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To be eligible to become a Canadian citizen, you must meet the conditions in all these areas:
As a result of 2014 changes to the Citizenship Act, if you have served in or with the Canadian Armed Forces, you might be able to apply through a fast-track process. This is based on how long you have served our country, instead of how long you have lived in Canada. Foreign military members do not need to be a permanent resident of Canada.
You must be at least 18 years old to apply. To apply for citizenship for a child under 18:
Permanent resident status
You must have permanent resident (PR) status in Canada, have no unfulfilled conditions related to that status, and your PR status must not be in question. This means you must not:
You do not need to have a PR card to apply for citizenship. If you have a PR card, but it is expired, you can still apply for citizenship.
Time you have lived in Canada
You must have been physically present in Canada as a permanent resident for at least 1,460 days during the six years immediately before the date of your application. You must also be physically present for at least 183 days during each of four calendar years that are fully or partially within the six years immediately before the date of application. These requirements do not apply to children under 18.
Exceptions to these requirements apply for certain Crown servants and certain family members of Crown servants.
When calculating how long you have lived in Canada, you can only count time spent after you became a permanent resident of Canada. Contact us to find out if you have lived in Canada long enough to apply to become a citizen.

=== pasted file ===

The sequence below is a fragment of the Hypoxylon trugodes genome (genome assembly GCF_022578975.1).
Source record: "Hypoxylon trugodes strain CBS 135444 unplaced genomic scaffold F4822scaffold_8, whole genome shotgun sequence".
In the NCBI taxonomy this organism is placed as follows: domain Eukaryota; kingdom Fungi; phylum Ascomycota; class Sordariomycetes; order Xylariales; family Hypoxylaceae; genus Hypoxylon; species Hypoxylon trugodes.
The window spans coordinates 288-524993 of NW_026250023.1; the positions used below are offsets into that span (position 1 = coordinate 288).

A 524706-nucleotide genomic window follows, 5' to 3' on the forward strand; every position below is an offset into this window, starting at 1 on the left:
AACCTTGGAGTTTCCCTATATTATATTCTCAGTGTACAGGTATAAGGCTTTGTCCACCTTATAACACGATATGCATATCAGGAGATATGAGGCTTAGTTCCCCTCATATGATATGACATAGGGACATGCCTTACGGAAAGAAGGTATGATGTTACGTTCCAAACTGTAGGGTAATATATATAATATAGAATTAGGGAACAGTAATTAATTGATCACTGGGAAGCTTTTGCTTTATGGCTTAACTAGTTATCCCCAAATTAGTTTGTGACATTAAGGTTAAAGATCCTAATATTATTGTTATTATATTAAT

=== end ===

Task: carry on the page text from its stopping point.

Income tax filing
You must have met your personal income tax filing obligations in four taxation years that are fully or partially within the six years immediately before the date you apply.
Intent to reside
You must declare your intent to reside during the citizenship application process. To become a citizen, you must indicate your intention to:
Once you become a Canadian citizen, you have the right to enter, remain in, or leave Canada, one of the basic rights of citizenship.
Canada has two official languages—English and French. To become a citizen, you must show that you have adequate knowledge of one of these languages. In general, this means you can:
If you are 14 to 64 years of age, you must send documents with your citizenship application that prove you can speak and listen in English or French at this level. Contact us to see if you have the proof that will be accepted. The citizenship application guide also contains the type of proof that will be accepted.
Second, IRCC will note how well you communicate to IRCC staff or a citizenship officer during your interview.
A citizenship officer will make the final decision on your application, including how well you can communicate in English or French.
How well you know Canada
To become a citizen, you must understand the rights, responsibilities and privileges of citizenship, such as voting in elections and obeying the law. You must also show, in English or French, that you understand Canada’s:
If you are 14 to 64 years of age, when you apply for citizenship, you will need to take a citizenship test to show you have adequate knowledge of Canada and the responsibilities and privileges of citizenship. It is usually a written test, but it is sometimes taken orally with a citizenship officer. All you need to know for the test is in IRCC's free study guide, Discover Canada: The Rights and Responsibilities of Citizenship. IRCC will send you a copy of it once they get your application. The questions in the citizenship test are based on this study guide.
If you have committed a crime in or outside Canada you may not be eligible to become a Canadian citizen for a period of time. For example if you:
Time in prison or on parole does not count as time you have lived in Canada. Time on probation also does not count if you were convicted of a crime.
Contact us to learn more about situations that may prevent you from becoming a Canadian citizen.
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